The American Christian experience is facing a relatively similar phenomenon. Is every church the same? No. Does every church believe the same things? Not at all. Are all churches as rigorous for their demands from members or the education of their leaders? No. Yet, more and more, just because someone bought into the generic Christian experience they believe their opinion counts just as much as anyone else’s. The person who attends a non-denominational and entertainment-driven church once a month and who barely reads their Bible flaunts their opinion even more strongly than the 65-year-old woman who has attended church every Sunday and has studied the Bible daily under the tutelage of her pastors for generations. The individual who only knows enough out-of-context Scripture from the Gospels to proof text his or her views on social issues knows just as much about Christian ethics as the individual who could outline and quote extensively from numerous books of the Bible. The non-educated and untrained pastor believes their interpretation to be as valid as the pastor with two advanced degrees simply because they share a similar title.
This is absolutely ludicrous, and yet, it makes sense if one judges being Christian not off of beliefs held but an experience that is shared.
- Over Inflation
When college becomes an experience to be sold rather than a degree to be earned and the population becomes saturated with individuals buying up the product, then the business needs to carry to the client. At the university level, this means the student is always right – even when it comes to their grades.
As Nichols points out, as the cost for the college experience goes up, so too does the demand for better grades. Students who graduate with a high GPA no longer reflect their level of education or intellectual achievement. A study of two hundred colleges and universities through 2009 found that A was the most commonly given grade. Grades in the A and B range now account for more than 80 percent of all grades in all subjects. In 2012, the most frequently given grade at Harvard was a straight A. At Yale, more than 60 percent of all grades are either A or A-. High grades are now rewarded not for academic achievement, but simply for course completion (pp. 94-95).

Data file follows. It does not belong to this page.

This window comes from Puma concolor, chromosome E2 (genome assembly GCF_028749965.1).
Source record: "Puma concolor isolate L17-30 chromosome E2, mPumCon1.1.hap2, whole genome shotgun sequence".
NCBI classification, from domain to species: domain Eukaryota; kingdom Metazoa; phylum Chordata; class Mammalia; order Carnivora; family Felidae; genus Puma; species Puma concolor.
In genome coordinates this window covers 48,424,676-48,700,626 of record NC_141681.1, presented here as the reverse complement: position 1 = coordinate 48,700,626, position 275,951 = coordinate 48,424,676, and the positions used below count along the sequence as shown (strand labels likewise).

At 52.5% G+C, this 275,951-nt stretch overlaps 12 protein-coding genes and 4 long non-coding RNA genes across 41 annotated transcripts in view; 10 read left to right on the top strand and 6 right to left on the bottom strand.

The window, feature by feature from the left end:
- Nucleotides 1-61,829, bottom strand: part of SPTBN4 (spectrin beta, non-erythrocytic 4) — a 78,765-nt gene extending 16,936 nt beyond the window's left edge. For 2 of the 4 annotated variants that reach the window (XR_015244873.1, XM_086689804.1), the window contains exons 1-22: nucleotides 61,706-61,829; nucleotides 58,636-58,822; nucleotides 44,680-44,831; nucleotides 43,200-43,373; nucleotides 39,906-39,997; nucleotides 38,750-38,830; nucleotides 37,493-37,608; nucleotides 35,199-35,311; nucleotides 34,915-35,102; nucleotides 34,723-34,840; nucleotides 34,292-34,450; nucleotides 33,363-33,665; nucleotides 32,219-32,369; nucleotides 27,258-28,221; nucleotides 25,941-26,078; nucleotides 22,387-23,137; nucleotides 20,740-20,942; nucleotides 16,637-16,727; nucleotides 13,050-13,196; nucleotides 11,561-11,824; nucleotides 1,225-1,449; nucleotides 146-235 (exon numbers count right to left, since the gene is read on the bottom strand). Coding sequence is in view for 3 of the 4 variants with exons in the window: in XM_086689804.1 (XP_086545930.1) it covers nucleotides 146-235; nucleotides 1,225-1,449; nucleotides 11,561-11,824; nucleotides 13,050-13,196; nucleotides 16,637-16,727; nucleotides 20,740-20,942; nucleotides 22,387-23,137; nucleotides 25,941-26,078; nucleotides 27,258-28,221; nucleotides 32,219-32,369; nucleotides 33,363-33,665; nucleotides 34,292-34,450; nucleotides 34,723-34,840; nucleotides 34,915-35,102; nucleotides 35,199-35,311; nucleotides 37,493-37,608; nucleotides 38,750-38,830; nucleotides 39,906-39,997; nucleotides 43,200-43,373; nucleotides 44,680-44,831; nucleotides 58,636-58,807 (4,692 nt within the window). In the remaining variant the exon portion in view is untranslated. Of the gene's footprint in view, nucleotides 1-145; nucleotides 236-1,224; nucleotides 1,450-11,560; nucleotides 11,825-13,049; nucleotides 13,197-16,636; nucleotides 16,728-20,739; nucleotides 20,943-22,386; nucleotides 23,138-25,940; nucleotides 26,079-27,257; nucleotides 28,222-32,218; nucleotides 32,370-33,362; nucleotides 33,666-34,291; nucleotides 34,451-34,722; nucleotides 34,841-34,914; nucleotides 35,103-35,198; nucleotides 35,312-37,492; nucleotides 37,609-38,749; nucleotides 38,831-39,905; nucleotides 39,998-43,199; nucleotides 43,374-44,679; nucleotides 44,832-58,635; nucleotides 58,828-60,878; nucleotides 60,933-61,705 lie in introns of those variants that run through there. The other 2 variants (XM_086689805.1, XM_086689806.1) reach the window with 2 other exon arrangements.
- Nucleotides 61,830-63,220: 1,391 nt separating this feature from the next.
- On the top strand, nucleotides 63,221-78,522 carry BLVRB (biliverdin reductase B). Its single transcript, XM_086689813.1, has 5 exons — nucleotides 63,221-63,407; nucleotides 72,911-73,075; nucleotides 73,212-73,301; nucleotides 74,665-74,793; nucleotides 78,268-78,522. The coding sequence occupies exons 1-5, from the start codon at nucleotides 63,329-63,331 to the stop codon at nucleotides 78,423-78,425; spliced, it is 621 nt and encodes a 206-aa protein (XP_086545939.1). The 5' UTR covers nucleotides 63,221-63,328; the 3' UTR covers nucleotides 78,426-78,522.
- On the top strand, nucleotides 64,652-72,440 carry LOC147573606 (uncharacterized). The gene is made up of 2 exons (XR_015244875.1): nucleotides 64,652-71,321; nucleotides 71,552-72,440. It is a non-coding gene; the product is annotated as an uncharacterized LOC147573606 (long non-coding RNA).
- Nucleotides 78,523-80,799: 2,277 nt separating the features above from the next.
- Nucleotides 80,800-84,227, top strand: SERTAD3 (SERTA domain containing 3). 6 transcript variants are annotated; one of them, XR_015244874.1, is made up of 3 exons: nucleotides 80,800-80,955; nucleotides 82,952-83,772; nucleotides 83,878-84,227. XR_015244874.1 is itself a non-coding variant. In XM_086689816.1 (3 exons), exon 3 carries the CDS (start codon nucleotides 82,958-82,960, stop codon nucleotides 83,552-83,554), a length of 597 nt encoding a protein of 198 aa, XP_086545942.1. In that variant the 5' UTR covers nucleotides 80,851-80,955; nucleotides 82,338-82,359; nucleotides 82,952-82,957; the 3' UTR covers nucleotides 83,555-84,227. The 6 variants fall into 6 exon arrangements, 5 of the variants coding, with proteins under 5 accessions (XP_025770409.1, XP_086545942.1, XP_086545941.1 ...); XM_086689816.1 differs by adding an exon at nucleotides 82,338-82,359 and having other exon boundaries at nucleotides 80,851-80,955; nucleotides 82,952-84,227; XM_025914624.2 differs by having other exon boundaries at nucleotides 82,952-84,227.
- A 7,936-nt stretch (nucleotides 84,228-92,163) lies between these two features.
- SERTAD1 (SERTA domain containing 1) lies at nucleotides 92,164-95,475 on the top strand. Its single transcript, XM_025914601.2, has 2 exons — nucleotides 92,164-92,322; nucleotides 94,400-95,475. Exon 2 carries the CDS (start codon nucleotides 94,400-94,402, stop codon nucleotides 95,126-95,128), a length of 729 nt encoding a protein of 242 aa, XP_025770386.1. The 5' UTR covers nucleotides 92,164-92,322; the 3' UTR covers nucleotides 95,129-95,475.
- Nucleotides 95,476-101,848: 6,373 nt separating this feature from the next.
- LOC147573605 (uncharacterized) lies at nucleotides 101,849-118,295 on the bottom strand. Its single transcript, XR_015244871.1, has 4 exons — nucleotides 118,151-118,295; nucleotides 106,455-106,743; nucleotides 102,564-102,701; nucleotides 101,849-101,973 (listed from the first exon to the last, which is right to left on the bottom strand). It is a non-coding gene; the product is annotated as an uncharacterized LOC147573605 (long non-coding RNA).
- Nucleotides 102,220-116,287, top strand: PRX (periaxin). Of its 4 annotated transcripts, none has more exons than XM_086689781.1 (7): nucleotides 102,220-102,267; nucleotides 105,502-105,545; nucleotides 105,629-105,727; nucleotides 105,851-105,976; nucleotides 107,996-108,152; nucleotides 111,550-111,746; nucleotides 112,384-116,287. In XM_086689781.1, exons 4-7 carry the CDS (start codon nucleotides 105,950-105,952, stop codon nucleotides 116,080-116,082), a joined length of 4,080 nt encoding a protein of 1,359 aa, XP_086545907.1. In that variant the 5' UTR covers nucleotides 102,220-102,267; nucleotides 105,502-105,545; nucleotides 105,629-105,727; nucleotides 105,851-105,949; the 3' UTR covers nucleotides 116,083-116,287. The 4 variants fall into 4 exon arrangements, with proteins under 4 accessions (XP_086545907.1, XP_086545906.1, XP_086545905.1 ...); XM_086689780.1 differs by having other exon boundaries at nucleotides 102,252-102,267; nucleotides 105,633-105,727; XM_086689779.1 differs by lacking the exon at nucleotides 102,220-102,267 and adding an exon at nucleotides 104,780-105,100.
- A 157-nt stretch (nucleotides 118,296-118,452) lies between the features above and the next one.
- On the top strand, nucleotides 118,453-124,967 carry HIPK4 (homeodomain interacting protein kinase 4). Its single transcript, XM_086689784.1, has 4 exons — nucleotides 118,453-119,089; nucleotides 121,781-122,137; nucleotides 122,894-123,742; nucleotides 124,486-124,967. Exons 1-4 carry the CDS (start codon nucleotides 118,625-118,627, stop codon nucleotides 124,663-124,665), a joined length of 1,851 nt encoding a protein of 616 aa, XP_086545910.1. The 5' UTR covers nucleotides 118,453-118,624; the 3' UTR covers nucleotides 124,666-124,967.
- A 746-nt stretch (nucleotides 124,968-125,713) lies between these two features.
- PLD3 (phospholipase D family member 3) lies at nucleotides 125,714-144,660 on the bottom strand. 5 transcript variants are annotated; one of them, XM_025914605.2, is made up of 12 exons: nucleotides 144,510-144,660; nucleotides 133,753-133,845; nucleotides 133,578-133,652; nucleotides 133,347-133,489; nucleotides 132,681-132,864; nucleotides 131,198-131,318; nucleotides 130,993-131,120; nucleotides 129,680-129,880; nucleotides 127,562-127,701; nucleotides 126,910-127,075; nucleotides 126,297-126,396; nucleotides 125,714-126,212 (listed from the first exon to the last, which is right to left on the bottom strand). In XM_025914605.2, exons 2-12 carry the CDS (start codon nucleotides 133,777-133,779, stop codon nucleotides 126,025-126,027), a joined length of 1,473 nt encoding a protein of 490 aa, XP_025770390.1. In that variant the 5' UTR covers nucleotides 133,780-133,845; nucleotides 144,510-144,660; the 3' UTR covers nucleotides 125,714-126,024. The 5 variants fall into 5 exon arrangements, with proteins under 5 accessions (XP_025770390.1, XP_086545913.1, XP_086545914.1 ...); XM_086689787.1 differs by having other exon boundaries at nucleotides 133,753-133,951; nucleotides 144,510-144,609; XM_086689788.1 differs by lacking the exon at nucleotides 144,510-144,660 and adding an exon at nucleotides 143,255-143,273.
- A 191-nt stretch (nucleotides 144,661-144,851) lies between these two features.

And so, in similar fashion, as the Sunday church service becomes an experience to be sold and the population becomes saturated with individuals who have bought into a shared experience, the business starts to cater to the client. Give the people what they want – fun, entertainment, positivity. Tell people how good they are in a bigger, louder, faster and sleeker fashion. Stay away from the stuff that turns people away – sin, consequences, repentance, and divisive topics.
Fortunately, this is where the similarities end and we find a major difference between the American church and university. Church leaders and pastors may believe they’re able to come up with new and ingenious ways to grow churches and sell the Christian experience, but ultimately all of these means will fail. We may try to do what we think is best to grow numbers and get more people into seats, but ultimately it is God who gives the growth (1 Corinthians 3:5-9). Christ builds his church, not the “wisdom” of man.
So, perhaps, if we want more people to share in the faith which we hold, we should stop selling them some generic notion of a common experience. Instead, let’s give them the full and wonderful truths about our God, about ourselves, and our glorious savior which the Bible so beautifully lays out for us. “For the foolishness of God is wiser than men, and the weakness of God is stronger than men (1 Corinthians 1:25).”
But then again, what do I know? Your opinion is probably just as good as mine.
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My brother will forever be one of my heroes.